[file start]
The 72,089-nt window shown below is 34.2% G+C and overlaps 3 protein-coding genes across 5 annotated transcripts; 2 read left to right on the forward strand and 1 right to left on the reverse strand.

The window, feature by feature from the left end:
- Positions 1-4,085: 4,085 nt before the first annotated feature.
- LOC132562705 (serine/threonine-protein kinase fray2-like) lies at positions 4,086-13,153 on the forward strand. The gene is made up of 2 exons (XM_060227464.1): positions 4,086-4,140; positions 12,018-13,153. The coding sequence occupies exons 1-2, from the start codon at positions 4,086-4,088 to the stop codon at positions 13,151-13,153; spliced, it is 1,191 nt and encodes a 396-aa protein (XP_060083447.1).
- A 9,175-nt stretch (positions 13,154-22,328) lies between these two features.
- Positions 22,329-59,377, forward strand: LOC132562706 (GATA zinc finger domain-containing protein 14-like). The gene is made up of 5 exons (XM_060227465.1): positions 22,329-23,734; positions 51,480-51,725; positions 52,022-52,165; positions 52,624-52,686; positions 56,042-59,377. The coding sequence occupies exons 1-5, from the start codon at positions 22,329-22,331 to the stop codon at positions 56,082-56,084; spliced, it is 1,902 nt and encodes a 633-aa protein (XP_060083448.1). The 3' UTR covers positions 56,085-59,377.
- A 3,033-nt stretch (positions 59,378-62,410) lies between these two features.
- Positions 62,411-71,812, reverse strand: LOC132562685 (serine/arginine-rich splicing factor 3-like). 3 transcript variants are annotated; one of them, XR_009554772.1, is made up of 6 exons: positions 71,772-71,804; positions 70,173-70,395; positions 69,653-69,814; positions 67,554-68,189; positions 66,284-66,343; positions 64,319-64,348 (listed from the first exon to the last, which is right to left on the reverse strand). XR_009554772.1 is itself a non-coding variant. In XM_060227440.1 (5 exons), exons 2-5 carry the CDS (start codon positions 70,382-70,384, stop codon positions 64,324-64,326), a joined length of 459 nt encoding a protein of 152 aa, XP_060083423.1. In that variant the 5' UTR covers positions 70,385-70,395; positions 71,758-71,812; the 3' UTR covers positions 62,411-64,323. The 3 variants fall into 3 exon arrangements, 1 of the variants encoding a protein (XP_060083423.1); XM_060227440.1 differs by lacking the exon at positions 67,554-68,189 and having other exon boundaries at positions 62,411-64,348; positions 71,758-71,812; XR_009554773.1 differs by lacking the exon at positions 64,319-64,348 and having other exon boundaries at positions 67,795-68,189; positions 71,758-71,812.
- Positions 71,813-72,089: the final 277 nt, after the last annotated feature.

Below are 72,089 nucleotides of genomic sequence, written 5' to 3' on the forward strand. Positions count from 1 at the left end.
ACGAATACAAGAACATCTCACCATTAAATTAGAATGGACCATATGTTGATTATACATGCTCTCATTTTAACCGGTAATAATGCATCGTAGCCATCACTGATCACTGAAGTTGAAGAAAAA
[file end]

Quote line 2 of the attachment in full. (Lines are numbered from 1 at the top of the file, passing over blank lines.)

The window, feature by feature from the left end: